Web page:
1)  Biofuels:  More problems with renewable fuel compliance credits.  Remember back in July when it was discovered that investment banks were manipulating aluminum prices through an arcane and somewhat bizarre dance of trucks moving inventory to and fro among bank warehouses in Detroit?  Well, they've been at it again -- this time with Renewable Fuel Standards credits, which are traded as RINs, or "Renewable Indentification Numbers." Speculating on the credits, triggering a supply squeeze and price jump, seems to have been a central factor in price spikes of 20x over a six month period.   

This isn't the first problem to crop up in the subsidy-ridden biofuels markets.  There have been scams to run fuels across border to do a bit of blending ("splash and dash") in order to tap into large tax credits; and even counterfeiting of RINs themselves.  As I've noted earlier, if something acts like money, one needs to assume all of the bad things people try to do to enrich themselves and defraud others will come into play.  This type of gaming has happened in enough markets over enough time that ensuring market transparency and fraud-prevention rules are in place from the outset of new programs should be a top item on government policy maker's "must do before promulgation" check list.  That said, Valero Energy, quoted by the NYT as losing as much as $800 million from the RIN-squeeze, is a large and sophisticated company.  It ought to have been running a hedging program similar to what airlines do with aviation fuel.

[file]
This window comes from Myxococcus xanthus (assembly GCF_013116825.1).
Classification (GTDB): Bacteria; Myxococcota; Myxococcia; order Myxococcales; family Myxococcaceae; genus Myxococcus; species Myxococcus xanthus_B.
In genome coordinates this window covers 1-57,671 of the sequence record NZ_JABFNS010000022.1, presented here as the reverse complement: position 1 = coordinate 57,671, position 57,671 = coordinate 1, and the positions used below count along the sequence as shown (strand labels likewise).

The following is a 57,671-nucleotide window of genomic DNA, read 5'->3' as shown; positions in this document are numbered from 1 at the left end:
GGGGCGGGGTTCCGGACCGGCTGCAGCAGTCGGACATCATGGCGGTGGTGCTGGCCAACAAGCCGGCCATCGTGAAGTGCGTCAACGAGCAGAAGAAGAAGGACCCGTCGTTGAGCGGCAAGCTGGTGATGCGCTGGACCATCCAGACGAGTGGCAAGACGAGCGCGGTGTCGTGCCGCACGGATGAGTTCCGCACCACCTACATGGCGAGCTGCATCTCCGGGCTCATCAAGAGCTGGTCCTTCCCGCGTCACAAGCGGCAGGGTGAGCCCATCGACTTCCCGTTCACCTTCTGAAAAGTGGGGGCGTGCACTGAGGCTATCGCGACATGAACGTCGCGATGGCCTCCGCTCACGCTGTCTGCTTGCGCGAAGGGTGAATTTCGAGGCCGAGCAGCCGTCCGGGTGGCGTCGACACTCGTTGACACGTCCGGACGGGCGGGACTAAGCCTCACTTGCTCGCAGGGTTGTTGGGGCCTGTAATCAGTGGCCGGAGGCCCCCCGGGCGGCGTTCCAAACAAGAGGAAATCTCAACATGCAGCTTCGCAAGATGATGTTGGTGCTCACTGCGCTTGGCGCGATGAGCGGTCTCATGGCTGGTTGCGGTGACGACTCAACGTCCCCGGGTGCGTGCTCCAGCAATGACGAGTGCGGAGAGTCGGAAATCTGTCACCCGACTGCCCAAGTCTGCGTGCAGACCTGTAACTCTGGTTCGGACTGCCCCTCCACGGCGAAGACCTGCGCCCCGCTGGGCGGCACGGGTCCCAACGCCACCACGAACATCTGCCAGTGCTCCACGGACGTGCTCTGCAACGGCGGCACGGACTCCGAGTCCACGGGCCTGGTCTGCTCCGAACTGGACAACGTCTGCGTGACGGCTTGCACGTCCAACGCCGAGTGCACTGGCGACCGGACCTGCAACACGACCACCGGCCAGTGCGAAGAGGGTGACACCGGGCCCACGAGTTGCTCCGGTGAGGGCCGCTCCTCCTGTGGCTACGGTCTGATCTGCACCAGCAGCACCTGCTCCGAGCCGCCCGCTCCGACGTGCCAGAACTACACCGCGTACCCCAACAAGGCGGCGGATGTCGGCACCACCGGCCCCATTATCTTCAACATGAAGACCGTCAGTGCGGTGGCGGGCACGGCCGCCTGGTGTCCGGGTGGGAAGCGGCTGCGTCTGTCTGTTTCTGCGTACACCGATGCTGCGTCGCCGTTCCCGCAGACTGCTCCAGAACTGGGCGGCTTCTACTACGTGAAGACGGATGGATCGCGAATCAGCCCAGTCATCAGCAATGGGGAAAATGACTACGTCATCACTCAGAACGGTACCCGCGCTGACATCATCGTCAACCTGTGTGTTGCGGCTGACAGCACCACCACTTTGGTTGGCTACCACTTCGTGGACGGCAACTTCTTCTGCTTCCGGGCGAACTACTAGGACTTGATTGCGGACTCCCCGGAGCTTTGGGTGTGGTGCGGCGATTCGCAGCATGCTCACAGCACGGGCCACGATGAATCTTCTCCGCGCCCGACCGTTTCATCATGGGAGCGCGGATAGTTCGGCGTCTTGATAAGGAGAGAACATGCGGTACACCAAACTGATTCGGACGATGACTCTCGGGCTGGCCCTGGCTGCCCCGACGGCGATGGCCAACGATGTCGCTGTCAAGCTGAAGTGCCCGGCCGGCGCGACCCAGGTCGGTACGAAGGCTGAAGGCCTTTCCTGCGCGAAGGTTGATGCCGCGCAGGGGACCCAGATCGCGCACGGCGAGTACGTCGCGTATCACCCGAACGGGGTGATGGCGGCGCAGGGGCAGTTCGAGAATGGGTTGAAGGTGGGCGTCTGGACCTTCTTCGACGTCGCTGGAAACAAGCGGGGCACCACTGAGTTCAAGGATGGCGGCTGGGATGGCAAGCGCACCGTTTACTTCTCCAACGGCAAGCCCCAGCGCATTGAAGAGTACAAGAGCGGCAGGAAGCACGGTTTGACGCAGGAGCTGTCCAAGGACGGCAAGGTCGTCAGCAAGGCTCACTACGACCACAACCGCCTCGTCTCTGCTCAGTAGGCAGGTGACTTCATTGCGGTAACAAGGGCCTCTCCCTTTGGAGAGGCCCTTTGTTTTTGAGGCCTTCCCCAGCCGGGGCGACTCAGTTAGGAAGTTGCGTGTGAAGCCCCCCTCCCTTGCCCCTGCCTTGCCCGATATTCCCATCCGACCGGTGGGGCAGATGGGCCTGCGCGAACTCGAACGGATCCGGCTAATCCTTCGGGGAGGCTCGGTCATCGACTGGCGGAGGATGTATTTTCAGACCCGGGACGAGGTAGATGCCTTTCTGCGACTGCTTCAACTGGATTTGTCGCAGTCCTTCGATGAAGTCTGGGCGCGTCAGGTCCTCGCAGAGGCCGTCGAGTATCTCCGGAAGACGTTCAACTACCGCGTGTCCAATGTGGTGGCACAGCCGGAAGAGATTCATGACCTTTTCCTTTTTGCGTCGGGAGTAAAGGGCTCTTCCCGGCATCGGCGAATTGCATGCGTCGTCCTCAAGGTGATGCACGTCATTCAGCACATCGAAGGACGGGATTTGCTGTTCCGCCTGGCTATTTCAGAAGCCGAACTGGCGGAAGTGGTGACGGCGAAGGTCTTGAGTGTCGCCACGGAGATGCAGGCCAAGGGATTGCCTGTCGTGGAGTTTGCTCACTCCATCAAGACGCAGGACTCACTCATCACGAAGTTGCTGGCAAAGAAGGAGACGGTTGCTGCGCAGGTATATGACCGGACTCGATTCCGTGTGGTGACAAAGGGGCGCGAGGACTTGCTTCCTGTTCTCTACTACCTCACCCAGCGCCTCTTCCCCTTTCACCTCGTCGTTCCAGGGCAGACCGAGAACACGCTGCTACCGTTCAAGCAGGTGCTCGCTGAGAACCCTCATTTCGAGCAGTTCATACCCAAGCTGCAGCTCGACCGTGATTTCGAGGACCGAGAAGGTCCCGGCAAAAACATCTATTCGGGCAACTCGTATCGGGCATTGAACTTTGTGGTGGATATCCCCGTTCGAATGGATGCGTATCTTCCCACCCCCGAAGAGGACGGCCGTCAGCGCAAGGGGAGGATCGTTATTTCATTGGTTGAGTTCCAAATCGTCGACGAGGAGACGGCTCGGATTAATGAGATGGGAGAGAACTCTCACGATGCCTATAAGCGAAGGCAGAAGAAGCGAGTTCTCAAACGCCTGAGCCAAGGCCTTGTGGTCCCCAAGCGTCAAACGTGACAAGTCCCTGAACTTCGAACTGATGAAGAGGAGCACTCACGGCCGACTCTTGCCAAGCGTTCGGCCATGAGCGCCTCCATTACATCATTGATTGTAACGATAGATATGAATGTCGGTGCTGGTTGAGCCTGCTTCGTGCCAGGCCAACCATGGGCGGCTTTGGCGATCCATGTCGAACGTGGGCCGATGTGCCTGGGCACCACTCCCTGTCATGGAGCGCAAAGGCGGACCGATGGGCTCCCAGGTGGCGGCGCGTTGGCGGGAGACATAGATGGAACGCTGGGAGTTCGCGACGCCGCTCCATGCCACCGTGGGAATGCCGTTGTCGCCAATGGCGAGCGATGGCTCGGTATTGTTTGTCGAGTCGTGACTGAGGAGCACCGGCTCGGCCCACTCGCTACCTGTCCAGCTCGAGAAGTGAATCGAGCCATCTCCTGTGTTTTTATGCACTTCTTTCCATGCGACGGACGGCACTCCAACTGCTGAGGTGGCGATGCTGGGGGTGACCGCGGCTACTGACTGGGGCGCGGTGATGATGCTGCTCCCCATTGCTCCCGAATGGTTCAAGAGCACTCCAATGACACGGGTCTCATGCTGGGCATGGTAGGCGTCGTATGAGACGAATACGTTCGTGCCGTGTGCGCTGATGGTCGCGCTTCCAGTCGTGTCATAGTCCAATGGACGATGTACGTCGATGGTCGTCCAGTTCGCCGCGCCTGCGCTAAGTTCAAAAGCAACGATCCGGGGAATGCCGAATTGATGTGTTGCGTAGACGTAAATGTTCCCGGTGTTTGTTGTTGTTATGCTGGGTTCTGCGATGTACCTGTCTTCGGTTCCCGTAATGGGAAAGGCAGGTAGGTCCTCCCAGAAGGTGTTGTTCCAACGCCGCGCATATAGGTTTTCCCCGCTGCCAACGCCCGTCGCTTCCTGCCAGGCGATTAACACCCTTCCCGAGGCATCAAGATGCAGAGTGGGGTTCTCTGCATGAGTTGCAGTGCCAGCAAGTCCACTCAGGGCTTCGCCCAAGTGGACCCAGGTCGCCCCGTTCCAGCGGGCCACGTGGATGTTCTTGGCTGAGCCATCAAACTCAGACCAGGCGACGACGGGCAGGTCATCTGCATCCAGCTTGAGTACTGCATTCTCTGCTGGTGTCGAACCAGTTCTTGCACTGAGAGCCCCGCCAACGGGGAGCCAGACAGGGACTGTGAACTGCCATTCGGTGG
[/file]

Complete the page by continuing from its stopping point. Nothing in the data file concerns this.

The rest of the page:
2)  Biofuels:  More taxpayer losses in USDA's second sugar-to-fuel auction.  More fun with the nutty program that forces surplus sugar to be sold at a loss to biofuels producers to "avoid" taxpayer losses on sugar loan defaults, the subject of a blog post two weeks ago.  Front Range Energy, the winner of the first sugar auction, noted that they had only a week to respond to the solicitation and that this likely was a factor in having so few bidders.   They paid 6 cents per pound of sugar.  USDA promised to do better next time: